New Version of Nautical Rules of the Road Published

The United States Coast Guard has published a new amalgamated version of the nautical Rules of the Road to improve the readability and understanding of the navigation rules (commonly called “Rules of the Road”). The version combines the Rules of the Road and associated regulations. This edition shows the rules in a one-page format—as opposed to the previous two page, side-by-side. Rule differences are shown in either a two-column table or in bracketed text. Italics text is used to differentiate the Inland Rules from the International Rules. This new edition is available online.

NINTH CIRCUIT HOLDS DEFENSE BASE ACT’S ZONE OF SPECIAL DANGER APPLICABLE TO LOCAL NATIONALS

Claimant, a citizen of the Marshall Islands, was employed as a civilian defense contractor based in the Kwajalein Atoll, which houses the U.S. Army Space and Missile Defense Command’s Ronald Reagan Ballistic Missile Defense Site.  Claimant was hired as a painter and was given a four-day overnight assignment to paint and repair the Gagan Island pier.  While on Gagan Island, Claimant and co-workers resided in Employer’s trailer, which had limited space and food.  Claimant, as was culturally customary for Marshallese, engaged in reef fishing after hours to catch and eat the fish within the local body of water.  The DBA employer had a policy of prohibiting reef fishing during work hours.  While reef fishing on Gagan Island after hours, Claimant slipped and fell, cutting his right foot.  This injury became infected and ultimately resulted in the amputation of Claimant’s right leg below his knee.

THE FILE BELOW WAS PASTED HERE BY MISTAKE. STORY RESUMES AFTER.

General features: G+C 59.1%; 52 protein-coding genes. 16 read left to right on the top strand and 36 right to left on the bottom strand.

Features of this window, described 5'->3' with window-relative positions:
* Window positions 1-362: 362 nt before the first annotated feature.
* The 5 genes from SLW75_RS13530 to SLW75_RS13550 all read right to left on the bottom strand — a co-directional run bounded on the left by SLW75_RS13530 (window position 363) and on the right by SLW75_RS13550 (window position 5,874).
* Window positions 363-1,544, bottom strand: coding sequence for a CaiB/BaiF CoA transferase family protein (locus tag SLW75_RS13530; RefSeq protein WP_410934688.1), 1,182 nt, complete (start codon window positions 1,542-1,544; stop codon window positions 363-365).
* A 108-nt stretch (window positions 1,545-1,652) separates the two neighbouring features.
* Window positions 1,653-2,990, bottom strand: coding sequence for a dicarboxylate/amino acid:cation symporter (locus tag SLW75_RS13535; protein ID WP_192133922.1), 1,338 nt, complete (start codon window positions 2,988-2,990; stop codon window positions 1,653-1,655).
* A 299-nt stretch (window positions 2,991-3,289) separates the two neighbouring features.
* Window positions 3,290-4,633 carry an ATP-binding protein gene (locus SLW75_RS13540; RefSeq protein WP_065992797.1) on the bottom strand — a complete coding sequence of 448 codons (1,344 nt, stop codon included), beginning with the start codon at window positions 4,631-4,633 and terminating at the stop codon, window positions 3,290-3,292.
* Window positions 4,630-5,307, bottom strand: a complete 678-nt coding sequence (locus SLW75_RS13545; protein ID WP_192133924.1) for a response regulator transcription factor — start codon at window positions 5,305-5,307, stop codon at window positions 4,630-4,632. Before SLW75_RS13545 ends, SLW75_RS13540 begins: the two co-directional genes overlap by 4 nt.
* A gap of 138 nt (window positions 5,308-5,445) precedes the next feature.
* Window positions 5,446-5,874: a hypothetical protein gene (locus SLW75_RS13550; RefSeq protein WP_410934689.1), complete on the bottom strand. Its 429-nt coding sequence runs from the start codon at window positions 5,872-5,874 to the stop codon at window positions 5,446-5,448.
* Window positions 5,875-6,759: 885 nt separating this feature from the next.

Claimant sought benefits pursuant to the Defense Base Act as an extension of the Longshore & Harbor Workers’ Compensation Act.  The Employer denied benefits asserting that the zone of special danger did not apply to local nationals, but only to foreign nationals.  The ALJ and BRB disagreed with Employer and awarded benefits.  On appeal, the Ninth Circuit affirmed the award of benefits.

 

The Ninth Circuit held that the plain language of the DBA does not distinguish between employees sent abroad from their home country and local nationals.  Further, the court held that Congress implicitly endorsed applications of the zone of special danger to local nationals, citing to O’Leary, the United States Supreme Court case that first articulated the zone of special danger in 1951.  Further O’Leary and its progeny did not distinguish between employees sent abroad and local nationals, as Claimants’ domiciles are never broached in those cases.  The Ninth Circuit, however, did note in dicta that if Claimant were injured at home in his living room instead of injured during a four-day overnight work assignment on an uninhabited island with restricted access, then the zone of special danger would not likely apply.

 

Chugach Management Services v. Jetnil & Director, OWCP

Federal Policy Remains that Arbitration Agreements and their Broad Construction are Favored